7 Finance Terms Translated into Plain English

7 Finance Terms Translated into Plain English

When it comes to financial planning, you may feel frustrated whenever your advisor starts speaking in tongues. There are a lot of finance terms out there that regular people don’t really understand, yet feel embarrassed asking about.

It’s a common problem, and there’s no reason to feel ashamed if money jargon makes your head spin. It’s your advisor’s job to ensure you understand the fundamentals of finance when discussing your investment plans and money goals.

Seven Popular Finance Terms, Defined

That said, it certainly doesn’t hurt to take a moment to educate yourself about these less-than-obvious finance terms. Let’s break down seven examples of financial jargon advisors often use in the simplest terms:

  • Annuity
  • Diversification
  • Fiduciary
  • Liquidity
  • Index funds
  • emerging markets
  • amortization

Confusing Finance Terms #1: Annuity

An annuity is an insurance product that pays routine income amounts in the future. Individuals make an investment in the annuity, and it then makes payouts on a future date or series of dates. The annuity income you receive can be paid out monthly, quarterly, annually or even in a lump-sum amount.

You can receive payments for the rest of your life, or for a certain number of years. How much you receive depends on whether you purchase a fixed annuity or a variable annuity. A variable annuity provides a payout stream determined by how your annuity’s underlying investments perform financially.

Confusing Finance Terms #2: Diversification

When it comes to understanding how diversification works, we call it the “many eggs, many baskets” strategy. Industry experts define diversification as a risk management technique that puts a variety of different investments into a single portfolio. The thinking behind this strategy is that many different kinds of investments provide higher overall returns. Even more importantly, diversification means lower risk than any individual investment found within the portfolio, on average.

For example: If you only have stock in one company and it goes bankrupt, you’ll lose everything you invested. If you’ve diversified your holdings in many different companies (better yet, several unique industries), your money’s generally safer.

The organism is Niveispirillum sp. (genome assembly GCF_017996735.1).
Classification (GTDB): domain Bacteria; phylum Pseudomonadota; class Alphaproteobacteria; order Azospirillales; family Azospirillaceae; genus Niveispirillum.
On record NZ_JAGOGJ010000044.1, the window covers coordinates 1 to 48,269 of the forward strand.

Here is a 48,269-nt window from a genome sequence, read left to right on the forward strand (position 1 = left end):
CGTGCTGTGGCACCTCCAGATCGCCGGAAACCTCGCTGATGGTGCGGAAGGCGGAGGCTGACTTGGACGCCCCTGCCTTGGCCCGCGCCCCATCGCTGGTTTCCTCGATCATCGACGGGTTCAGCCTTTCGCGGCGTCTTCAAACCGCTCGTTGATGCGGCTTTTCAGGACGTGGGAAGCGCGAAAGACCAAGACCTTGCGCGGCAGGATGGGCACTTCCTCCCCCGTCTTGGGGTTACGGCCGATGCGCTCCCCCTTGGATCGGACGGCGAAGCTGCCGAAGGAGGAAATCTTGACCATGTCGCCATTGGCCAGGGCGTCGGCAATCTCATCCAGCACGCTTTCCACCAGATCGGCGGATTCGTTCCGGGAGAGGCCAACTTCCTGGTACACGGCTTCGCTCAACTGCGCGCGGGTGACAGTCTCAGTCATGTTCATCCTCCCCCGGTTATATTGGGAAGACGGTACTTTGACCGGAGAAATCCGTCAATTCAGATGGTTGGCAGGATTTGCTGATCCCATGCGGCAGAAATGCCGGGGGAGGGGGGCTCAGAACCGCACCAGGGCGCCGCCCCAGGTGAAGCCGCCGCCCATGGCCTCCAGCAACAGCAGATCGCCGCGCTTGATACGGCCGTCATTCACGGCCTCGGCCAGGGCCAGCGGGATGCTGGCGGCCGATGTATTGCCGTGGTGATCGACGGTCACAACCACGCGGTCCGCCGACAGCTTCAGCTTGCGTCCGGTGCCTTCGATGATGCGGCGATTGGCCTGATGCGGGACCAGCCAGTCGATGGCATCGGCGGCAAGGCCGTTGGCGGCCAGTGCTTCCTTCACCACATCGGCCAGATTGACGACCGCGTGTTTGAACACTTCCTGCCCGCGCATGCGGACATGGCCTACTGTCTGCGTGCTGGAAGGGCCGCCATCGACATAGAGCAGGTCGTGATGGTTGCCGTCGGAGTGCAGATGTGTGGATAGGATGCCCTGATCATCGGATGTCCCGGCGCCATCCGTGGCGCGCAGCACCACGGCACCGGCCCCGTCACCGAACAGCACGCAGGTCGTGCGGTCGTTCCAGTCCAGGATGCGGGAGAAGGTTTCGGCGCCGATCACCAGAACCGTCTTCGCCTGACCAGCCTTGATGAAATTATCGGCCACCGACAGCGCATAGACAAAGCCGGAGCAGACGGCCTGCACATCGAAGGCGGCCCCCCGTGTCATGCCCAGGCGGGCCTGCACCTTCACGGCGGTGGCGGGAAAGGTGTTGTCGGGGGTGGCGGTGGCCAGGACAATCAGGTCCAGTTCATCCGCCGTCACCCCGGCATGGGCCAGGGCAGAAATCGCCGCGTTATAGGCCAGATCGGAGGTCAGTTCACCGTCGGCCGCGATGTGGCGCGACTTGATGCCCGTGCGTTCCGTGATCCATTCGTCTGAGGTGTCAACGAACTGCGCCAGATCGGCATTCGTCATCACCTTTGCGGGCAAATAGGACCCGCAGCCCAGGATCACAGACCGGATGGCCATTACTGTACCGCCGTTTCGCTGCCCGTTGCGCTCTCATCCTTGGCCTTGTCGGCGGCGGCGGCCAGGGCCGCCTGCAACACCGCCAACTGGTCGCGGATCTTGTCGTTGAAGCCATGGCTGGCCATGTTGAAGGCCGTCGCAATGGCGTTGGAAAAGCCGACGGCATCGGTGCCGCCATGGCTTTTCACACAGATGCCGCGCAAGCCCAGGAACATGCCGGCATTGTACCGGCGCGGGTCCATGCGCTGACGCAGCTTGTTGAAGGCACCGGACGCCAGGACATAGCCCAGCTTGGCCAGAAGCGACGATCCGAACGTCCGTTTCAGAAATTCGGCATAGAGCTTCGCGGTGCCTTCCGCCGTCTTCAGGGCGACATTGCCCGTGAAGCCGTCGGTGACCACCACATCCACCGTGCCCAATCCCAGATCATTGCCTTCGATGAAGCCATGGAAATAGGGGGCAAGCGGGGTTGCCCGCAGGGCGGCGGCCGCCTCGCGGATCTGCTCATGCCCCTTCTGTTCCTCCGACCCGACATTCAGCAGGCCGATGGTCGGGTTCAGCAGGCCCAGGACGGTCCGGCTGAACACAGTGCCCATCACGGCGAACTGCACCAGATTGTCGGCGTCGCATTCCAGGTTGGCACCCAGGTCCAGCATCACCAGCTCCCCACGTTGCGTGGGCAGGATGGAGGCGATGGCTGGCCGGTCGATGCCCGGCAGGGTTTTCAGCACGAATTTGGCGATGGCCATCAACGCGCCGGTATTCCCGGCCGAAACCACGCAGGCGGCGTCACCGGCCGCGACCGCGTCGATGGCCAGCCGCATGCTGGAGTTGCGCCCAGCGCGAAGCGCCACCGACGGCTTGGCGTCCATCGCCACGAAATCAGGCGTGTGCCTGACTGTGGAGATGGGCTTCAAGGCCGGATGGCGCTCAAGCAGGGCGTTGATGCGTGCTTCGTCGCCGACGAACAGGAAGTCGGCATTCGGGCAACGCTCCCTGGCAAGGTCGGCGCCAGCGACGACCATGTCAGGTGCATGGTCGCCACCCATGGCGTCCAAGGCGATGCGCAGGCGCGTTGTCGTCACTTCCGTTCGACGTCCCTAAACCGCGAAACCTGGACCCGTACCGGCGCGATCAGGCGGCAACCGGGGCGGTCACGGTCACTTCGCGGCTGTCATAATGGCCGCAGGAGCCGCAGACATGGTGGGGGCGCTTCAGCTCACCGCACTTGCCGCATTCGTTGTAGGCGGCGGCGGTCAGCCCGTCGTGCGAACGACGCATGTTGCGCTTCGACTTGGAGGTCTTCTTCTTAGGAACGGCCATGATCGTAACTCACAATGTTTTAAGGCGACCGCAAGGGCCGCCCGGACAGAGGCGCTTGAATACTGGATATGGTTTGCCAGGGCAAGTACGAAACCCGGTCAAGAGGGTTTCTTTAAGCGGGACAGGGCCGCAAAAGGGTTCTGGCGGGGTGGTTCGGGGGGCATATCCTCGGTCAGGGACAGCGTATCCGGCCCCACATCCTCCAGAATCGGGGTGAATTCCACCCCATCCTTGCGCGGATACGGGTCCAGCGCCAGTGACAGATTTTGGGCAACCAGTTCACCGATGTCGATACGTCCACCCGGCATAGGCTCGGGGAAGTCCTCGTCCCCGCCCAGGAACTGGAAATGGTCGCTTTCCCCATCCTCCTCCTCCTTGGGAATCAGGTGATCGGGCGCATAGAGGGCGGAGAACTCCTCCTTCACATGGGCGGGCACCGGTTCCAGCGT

Confusing Finance Terms #3: Fiduciary

This is an important one, so read carefully. A fiduciary manages another person’s assets — and has a legal and ethical obligation to put the other party’s interests first. For advisors, this means helping clients make decisions in their own best interest, regardless of how the advisor may benefit.

Not all financial advisors are fiduciaries, so be sure to ask each new prospective planner about his or her status.

Confusing Finance Terms #4: Liquidity

Liquidity refers to how easily you can convert your financial assets into cash. Cash is, by definition, the most liquid asset you can own, because it’s easily exchanged for goods and services. Cash is what every other asset is else is compared to. Property is one of the least liquid assets because it can take you weeks or often months to convert it to cash.

Confusing Finance Terms #5: Index Funds

Index funds are in the news lately, so it’s a good time to ask: What exactly are they? CNN Money explains it pretty clearly. Thousands of individual stocks are traded every day, so many indexes are set up to track how particular stock market areas perform. One common fund is the Standard & Poor’s 500 (more commonly known as the S&P 500). It represents a broad cross-section of 500 large, publicly traded American companies.

An index fund invests in the entire cross-section of companies. So, an S&P 500 index fund buys all the company stocks listed within the S&P 500 index. The reason these investment products get so much attention is that many out-perform other, more curated mutual funds. Index funds also incur much lower investment fees because investors aren’t paying someone to choose what’s in them. Win-win!

Confusing Finance Terms #6: Emerging Markets

Emerging markets include nations with lower than average per-capita income and which are investing in higher production capacity infrastructure. These markets experience rapid growth and a higher-than-average return for investors. Of course, as with any investment opportunity that promises unusually high returns,  you’ll take some serious risk investing.

Confusing Finance Terms #7: Amortization

If you make monthly mortgage payments, you’re paying off your home using amortization. Amortization involves paying off your debt with a fixed repayment schedule in regular installments over a predetermined time period.

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